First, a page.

Passion and Potential Face Off with Challenges of Aging
In addition to the aging of its baby boomers, North Carolina’s population boom of the past few decades has included plenty of relocating middle-aged people as well as retirees attracted by the mild climate and amenities. The combination has raised the state’s median age by more than two years over the past decade, and the number of seniors in North Carolina is expected to continue growing in the coming years.
The aging population presents North Carolina with various economic, social, and medical challenges, especially for the oldest old, those with chronic medical conditions, and individuals with limited resources. It also offers opportunities to tap into the potential of older adults, says Dr. Luci Bearon, an associate professor in the Department of 4-H Youth Development and Family & Consumer Sciences. A social gerontologist for more than 30 years, Bearon says later life can be a time to grow and develop, discover new passions and purpose, and continue to contribute to family, community, and society.
Research has shown, she says, that we can prevent, delay, reverse, or compensate for some physical and mental declines that we assume are inevitable parts of aging. “People can stay well and active for longer periods,” she says. “Even the impact of most difficult challenges can be lessened by supportive services and the resilience of individuals and
families. That’s why we must continue to consider improvements in social policy and programs.”
NC State researchers are working to help older adults achieve their potential by addressing the physical, mental, and social issues they face. Vice Chancellor for Research and Graduate Studies Terri Lomax says the effort extends across the entire university. “The College of Humanities and Social Sciences has identified aging as a major research thrust,” Lomax says. “Research and extension faculty in the Colleges of Veterinary Medicine, Agriculture and Life Sciences, and Physical and Mathematical Sciences are breaking new ground in mitigating the effects of aging on the mind, body, and families. The Colleges of Engineering and Design are developing innovative assistive devices. And the College of Management is doing extensive work on the economic aspects of aging, such as retirement planning.”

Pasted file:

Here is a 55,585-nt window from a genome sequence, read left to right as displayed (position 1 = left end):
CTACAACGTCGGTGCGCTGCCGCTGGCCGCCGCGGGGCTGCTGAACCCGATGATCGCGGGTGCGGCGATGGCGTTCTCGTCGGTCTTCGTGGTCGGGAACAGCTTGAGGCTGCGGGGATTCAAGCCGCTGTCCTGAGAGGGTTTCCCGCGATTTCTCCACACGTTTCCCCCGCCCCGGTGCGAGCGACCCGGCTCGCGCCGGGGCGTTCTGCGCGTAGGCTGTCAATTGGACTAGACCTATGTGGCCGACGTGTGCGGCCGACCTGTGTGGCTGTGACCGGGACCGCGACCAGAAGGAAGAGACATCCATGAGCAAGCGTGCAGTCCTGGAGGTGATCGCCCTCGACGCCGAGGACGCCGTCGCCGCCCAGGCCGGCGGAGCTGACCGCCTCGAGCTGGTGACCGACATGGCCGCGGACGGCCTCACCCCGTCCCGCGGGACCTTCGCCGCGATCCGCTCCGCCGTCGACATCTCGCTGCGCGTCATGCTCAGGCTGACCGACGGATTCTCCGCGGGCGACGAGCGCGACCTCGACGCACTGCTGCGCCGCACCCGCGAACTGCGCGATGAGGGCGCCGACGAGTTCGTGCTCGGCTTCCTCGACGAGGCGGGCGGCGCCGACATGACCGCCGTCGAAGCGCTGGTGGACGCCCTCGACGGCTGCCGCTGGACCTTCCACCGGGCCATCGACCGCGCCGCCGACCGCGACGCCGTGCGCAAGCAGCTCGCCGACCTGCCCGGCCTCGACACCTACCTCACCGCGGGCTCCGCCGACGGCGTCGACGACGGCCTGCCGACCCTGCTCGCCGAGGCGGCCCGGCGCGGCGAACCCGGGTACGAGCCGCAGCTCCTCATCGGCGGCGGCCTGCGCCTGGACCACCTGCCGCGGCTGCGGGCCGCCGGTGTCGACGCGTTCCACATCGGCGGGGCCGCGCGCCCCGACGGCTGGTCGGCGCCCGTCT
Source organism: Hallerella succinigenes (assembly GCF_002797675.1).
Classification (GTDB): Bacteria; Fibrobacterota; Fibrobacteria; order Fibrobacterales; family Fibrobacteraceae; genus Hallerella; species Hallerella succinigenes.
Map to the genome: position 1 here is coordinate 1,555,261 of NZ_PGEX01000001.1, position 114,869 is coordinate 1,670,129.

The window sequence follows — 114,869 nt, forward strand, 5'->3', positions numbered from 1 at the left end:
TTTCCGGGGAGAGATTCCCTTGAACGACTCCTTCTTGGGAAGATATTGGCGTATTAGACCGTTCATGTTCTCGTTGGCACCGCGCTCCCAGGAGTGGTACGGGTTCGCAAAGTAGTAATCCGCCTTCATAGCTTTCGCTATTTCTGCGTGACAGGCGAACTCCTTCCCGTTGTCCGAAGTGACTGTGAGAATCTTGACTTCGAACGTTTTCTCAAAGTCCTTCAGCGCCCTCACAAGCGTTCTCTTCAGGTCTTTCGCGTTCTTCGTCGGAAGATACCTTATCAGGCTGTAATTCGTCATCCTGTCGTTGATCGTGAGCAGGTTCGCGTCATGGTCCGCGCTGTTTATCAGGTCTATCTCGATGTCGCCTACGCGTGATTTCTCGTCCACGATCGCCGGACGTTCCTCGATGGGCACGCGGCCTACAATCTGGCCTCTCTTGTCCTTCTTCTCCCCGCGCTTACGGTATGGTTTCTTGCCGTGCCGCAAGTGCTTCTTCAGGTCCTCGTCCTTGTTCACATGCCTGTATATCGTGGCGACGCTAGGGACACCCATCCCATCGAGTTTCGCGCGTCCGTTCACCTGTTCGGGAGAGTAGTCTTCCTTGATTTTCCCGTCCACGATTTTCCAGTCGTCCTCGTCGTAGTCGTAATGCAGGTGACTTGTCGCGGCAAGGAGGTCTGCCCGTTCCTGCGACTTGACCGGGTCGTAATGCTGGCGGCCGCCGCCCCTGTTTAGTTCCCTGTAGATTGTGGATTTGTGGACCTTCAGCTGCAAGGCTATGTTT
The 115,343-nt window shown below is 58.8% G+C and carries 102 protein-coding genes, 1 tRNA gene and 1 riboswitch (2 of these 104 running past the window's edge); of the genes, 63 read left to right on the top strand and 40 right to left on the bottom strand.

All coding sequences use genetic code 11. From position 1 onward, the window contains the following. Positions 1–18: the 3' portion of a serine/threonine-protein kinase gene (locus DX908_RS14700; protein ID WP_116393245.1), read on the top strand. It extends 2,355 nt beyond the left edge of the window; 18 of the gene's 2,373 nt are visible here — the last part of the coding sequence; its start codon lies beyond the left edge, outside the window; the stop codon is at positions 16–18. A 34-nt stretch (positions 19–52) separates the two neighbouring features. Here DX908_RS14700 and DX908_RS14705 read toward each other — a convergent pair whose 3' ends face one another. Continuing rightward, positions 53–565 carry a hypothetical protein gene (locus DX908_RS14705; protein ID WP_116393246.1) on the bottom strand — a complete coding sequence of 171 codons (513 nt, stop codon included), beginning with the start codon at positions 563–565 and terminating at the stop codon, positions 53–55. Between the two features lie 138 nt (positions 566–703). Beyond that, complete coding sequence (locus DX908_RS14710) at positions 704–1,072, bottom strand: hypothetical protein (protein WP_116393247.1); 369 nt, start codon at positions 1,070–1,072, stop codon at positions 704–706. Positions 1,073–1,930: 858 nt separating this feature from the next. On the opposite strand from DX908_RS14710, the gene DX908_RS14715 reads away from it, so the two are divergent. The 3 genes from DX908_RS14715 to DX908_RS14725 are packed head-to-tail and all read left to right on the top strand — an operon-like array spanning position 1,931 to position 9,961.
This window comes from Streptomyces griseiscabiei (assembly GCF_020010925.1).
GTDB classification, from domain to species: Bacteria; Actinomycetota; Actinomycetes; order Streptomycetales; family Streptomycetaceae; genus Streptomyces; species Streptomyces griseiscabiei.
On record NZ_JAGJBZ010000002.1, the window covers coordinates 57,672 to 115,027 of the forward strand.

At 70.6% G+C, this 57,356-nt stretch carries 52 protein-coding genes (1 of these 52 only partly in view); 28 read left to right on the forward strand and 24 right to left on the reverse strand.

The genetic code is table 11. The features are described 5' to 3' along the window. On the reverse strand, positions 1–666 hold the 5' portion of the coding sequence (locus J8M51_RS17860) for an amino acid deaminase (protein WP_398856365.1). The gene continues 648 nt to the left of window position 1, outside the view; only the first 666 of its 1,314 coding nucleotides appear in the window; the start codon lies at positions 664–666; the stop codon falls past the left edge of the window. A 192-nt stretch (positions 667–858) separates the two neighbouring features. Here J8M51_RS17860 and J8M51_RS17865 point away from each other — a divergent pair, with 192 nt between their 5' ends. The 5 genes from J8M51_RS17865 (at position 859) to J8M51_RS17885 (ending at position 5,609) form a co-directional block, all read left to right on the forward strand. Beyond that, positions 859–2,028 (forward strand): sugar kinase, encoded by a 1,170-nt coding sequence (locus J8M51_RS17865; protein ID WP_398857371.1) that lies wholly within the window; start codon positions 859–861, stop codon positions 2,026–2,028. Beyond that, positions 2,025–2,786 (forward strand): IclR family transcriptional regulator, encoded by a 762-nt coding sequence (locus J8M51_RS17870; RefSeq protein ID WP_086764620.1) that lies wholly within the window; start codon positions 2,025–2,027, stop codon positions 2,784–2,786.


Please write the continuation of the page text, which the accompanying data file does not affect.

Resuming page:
We can prevent, delay, reverse, or compensate for some physical and mental declines that we assume are inevitable.
Bearon points out that aging research has become more interdisciplinary in recent years and that the field seems to have achieved a critical mass that is beginning to draw more funding from both government and private groups. “Much greater investment is needed,” she adds.
This issue of RESULTS highlights just some of the important NC State research efforts toward making aging a happier, healthier experience.